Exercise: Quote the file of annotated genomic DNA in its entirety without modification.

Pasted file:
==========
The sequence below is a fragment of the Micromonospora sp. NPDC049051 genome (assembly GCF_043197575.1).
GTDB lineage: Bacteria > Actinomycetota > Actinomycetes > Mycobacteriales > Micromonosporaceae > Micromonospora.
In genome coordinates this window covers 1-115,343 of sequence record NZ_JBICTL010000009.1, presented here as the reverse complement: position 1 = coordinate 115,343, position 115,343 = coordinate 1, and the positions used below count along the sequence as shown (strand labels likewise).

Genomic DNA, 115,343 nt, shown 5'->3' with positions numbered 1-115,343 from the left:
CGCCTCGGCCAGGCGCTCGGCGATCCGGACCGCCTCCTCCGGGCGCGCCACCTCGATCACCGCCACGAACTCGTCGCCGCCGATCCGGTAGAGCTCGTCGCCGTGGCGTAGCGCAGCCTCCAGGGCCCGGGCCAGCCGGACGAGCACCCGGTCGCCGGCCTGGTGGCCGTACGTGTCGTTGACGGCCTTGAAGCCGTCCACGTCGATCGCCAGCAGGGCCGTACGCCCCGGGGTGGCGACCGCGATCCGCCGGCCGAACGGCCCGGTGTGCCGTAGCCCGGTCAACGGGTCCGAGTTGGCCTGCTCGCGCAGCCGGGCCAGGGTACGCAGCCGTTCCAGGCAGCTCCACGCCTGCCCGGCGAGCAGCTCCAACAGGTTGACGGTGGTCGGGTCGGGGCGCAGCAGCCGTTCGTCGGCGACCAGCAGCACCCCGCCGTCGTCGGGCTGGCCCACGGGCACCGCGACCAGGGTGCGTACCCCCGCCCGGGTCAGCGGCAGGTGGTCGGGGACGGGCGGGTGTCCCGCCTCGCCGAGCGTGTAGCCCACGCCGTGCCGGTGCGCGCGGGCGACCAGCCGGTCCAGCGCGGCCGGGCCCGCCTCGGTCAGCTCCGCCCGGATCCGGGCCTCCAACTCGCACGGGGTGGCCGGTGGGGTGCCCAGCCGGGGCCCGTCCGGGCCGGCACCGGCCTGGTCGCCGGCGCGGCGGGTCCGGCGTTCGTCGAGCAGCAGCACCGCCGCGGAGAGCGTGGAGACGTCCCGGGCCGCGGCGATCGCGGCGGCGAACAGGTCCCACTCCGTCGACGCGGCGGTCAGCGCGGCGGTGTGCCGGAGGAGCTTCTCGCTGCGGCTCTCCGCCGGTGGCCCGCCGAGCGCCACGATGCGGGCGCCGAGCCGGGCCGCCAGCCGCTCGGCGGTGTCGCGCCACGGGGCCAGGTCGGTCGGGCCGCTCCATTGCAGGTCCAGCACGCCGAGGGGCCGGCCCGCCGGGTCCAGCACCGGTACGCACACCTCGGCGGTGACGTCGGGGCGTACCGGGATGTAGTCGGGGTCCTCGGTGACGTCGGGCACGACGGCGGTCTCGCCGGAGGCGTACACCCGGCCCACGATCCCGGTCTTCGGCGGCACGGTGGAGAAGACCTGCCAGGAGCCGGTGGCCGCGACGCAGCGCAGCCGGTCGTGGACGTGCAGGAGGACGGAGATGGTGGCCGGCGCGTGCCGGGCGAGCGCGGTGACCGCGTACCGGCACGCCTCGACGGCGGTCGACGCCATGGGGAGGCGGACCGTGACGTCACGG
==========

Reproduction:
The sequence below is a fragment of the Micromonospora sp. NPDC049051 genome (assembly GCF_043197575.1).
GTDB lineage: Bacteria > Actinomycetota > Actinomycetes > Mycobacteriales > Micromonosporaceae > Micromonospora.
In genome coordinates this window covers 1-115,343 of sequence record NZ_JBICTL010000009.1, presented here as the reverse complement: position 1 = coordinate 115,343, position 115,343 = coordinate 1, and the positions used below count along the sequence as shown (strand labels likewise).

Genomic DNA, 115,343 nt, shown 5'->3' with positions numbered 1-115,343 from the left:
CGCCTCGGCCAGGCGCTCGGCGATCCGGACCGCCTCCTCCGGGCGCGCCACCTCGATCACCGCCACGAACTCGTCGCCGCCGATCCGGTAGAGCTCGTCGCCGTGGCGTAGCGCAGCCTCCAGGGCCCGGGCCAGCCGGACGAGCACCCGGTCGCCGGCCTGGTGGCCGTACGTGTCGTTGACGGCCTTGAAGCCGTCCACGTCGATCGCCAGCAGGGCCGTACGCCCCGGGGTGGCGACCGCGATCCGCCGGCCGAACGGCCCGGTGTGCCGTAGCCCGGTCAACGGGTCCGAGTTGGCCTGCTCGCGCAGCCGGGCCAGGGTACGCAGCCGTTCCAGGCAGCTCCACGCCTGCCCGGCGAGCAGCTCCAACAGGTTGACGGTGGTCGGGTCGGGGCGCAGCAGCCGTTCGTCGGCGACCAGCAGCACCCCGCCGTCGTCGGGCTGGCCCACGGGCACCGCGACCAGGGTGCGTACCCCCGCCCGGGTCAGCGGCAGGTGGTCGGGGACGGGCGGGTGTCCCGCCTCGCCGAGCGTGTAGCCCACGCCGTGCCGGTGCGCGCGGGCGACCAGCCGGTCCAGCGCGGCCGGGCCCGCCTCGGTCAGCTCCGCCCGGATCCGGGCCTCCAACTCGCACGGGGTGGCCGGTGGGGTGCCCAGCCGGGGCCCGTCCGGGCCGGCACCGGCCTGGTCGCCGGCGCGGCGGGTCCGGCGTTCGTCGAGCAGCAGCACCGCCGCGGAGAGCGTGGAGACGTCCCGGGCCGCGGCGATCGCGGCGGCGAACAGGTCCCACTCCGTCGACGCGGCGGTCAGCGCGGCGGTGTGCCGGAGGAGCTTCTCGCTGCGGCTCTCCGCCGGTGGCCCGCCGAGCGCCACGATGCGGGCGCCGAGCCGGGCCGCCAGCCGCTCGGCGGTGTCGCGCCACGGGGCCAGGTCGGTCGGGCCGCTCCATTGCAGGTCCAGCACGCCGAGGGGCCGGCCCGCCGGGTCCAGCACCGGTACGCACACCTCGGCGGTGACGTCGGGGCGTACCGGGATGTAGTCGGGGTCCTCGGTGACGTCGGGCACGACGGCGGTCTCGCCGGAGGCGTACACCCGGCCCACGATCCCGGTCTTCGGCGGCACGGTGGAGAAGACCTGCCAGGAGCCGGTGGCCGCGACGCAGCGCAGCCGGTCGTGGACGTGCAGGAGGACGGAGATGGTGGCCGGCGCGTGCCGGGCGAGCGCGGTGACCGCGTACCGGCACGCCTCGACGGCGGTCGACGCCATGGGGAGGCGGACCGTGACGTCACGG